Watch: Peter Jackson Talks About Remastering 'The Hobbit' Trilogy And The 'Lord Of The Rings' Trilogy In 4K

The Lord of the Rings trilogy and The Hobbit trilogy are both now available on 4K for the first time ever, which means that director Peter Jackson had to go back and go through all six films to get them up to snuff. In a new featurette, Jackson explains that the biggest problem he had was inconsistency – the six films are meant to tell one huge, linear story, but since they were all shot at different times on different kinds of cameras, they all looked different. But that's changed.

Lord of the Rings 4K Restoration Featurette

For the first time ever, all six of Peter Jackson's Middle-earth movies are now available on 4K – and they look great. If you're hoping for a deluxe release with many special features,'re going to have to wait. Because a 4K UHD "Middle-earth" Ultimate Collectors' Edition featuring the theatrical and extended versions of all six films, along with new bonus content, previously released Blu-ray discs of The Hobbit trilogy, and remastered Blu-ray discs of The Lord of the Rings Trilogy will be released in the summer of 2021, and The Lord of the Rings trilogy featuring remastered Blu-ray discs of the theatrical and extended versions of the 3 films will also be released in the fourth quarter 2021, to celebrate the 20th anniversary of The Lord of the Rings: The Fellowship of the Ring.

But for now, you can still pick up the six films in their newly restored 4K forms. But to get the films ready for release, some work was needed. As Peter Jackson explains in the video above, the first film to be shot – The Lord of the Rings: The Fellowship of the Ring – was shot on 35mm and used an old mechanical color timing process. The next two films – The Two Towers and The Return of the King – were also shot on 35mm, but they used digital color timing. Then when it came time to shoot The Hobbit trilogy, Jackson shot everything digitally. As a result, all of these films looked different, even though – according to Jackson – they're supposed to look like one continuous story.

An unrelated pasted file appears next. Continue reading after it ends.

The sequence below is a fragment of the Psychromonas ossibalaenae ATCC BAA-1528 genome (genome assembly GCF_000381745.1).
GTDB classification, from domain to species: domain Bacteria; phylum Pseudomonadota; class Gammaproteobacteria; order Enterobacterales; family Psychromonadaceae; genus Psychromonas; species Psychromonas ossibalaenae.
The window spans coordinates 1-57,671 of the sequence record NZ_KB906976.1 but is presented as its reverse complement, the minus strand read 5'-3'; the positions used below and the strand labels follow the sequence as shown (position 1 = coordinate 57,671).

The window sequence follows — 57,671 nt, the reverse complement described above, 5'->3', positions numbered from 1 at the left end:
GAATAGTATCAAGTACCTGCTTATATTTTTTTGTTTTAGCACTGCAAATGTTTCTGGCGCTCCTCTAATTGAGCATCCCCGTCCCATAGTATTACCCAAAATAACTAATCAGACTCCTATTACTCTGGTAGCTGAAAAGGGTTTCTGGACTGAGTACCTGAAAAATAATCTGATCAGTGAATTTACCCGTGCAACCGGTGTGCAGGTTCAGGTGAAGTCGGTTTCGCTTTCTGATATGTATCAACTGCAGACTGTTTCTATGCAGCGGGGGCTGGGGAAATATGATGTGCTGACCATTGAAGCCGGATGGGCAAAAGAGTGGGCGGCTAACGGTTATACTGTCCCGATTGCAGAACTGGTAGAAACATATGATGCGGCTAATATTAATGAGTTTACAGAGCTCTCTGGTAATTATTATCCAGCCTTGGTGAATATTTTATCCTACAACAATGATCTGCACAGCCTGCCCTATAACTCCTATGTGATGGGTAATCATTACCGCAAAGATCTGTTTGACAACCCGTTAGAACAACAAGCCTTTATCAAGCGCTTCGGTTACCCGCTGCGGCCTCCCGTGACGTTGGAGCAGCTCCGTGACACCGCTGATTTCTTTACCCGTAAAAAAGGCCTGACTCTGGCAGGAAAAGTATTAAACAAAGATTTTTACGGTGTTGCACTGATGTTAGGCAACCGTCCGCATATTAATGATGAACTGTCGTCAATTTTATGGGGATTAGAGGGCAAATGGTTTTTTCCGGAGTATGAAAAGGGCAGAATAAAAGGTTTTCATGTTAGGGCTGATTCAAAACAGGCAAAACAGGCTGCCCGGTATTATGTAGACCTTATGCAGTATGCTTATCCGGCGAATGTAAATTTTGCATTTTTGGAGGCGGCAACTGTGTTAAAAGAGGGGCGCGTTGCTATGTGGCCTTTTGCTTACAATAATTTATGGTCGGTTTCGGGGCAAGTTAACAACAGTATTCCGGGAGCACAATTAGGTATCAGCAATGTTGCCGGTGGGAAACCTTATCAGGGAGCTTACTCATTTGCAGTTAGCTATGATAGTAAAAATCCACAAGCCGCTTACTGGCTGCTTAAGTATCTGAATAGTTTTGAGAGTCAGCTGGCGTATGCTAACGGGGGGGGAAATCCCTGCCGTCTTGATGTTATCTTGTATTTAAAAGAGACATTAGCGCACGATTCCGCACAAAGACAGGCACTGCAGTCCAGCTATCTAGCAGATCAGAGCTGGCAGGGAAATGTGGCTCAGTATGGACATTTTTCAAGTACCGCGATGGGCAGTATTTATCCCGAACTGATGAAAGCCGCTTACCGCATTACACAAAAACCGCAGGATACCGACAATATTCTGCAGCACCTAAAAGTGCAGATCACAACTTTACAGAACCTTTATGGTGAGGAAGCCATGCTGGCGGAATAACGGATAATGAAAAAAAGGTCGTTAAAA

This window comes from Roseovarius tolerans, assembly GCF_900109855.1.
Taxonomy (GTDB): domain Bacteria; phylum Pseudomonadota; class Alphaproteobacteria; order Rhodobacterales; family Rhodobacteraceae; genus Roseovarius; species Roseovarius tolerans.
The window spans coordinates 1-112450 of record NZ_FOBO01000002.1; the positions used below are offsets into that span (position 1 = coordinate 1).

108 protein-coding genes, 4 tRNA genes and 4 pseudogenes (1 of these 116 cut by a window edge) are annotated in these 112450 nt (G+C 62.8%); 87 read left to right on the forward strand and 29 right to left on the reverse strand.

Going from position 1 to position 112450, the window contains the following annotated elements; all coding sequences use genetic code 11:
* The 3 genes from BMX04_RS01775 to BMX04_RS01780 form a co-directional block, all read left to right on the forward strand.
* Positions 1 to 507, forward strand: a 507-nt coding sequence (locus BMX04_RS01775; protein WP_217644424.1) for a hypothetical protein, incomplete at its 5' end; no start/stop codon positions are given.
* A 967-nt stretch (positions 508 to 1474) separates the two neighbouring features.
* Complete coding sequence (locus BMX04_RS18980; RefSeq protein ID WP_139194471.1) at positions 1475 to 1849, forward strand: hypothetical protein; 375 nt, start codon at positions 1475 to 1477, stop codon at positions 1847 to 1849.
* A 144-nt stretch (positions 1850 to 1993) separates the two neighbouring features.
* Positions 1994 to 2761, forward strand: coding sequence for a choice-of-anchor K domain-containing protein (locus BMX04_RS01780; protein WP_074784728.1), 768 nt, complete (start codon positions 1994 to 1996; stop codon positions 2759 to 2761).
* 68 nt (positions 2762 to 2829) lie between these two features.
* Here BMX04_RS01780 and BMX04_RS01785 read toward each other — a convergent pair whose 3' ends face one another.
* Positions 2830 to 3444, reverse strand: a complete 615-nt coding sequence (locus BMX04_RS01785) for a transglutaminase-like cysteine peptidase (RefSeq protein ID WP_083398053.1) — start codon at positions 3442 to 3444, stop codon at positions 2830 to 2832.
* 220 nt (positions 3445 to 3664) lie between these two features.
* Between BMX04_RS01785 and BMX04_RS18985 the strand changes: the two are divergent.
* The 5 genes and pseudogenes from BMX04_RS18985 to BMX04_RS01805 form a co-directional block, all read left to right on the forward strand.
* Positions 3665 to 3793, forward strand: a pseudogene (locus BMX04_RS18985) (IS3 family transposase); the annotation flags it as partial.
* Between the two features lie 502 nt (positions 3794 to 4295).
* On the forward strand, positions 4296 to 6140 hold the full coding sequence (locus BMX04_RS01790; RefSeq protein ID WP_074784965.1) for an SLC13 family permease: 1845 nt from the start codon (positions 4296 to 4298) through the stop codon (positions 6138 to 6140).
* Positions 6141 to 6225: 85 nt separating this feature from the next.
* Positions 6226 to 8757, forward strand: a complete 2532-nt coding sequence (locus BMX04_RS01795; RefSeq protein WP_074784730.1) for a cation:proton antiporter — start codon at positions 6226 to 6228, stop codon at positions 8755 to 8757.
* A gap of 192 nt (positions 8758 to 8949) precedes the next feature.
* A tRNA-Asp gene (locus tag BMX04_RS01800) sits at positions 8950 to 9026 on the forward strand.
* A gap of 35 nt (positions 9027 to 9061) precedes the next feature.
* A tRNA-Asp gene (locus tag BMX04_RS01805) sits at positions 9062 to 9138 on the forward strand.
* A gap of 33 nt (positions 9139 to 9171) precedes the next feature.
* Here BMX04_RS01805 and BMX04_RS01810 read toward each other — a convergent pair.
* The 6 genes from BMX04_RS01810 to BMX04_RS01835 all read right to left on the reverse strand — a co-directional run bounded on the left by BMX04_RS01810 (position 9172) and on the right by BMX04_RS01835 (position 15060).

Now, with advanced technology, Jackson was able to go through all six films and create something that looked like they were all shot at the same time. Jackson also points out that restoring the films to 4K revealed some imperfections in the visual effects. That's to be expected, since – believe it or not – the first of the films was shot 20 years ago, so technology has only advanced. Jackson took this opportunity to "paint out" the imperfections – although he's also quick to add that none of the special effects have been changed or updated. Just cleaned up a bit.

But most of all, Jackson adds that the films – which are about ordinary people (or rather, ordinary hobbits) trying to fight back against a harsh world – feel more resonate than ever. "It's not a story of heroes of superheroes, it's about ordinary people who set out to save their world," the filmmaker says.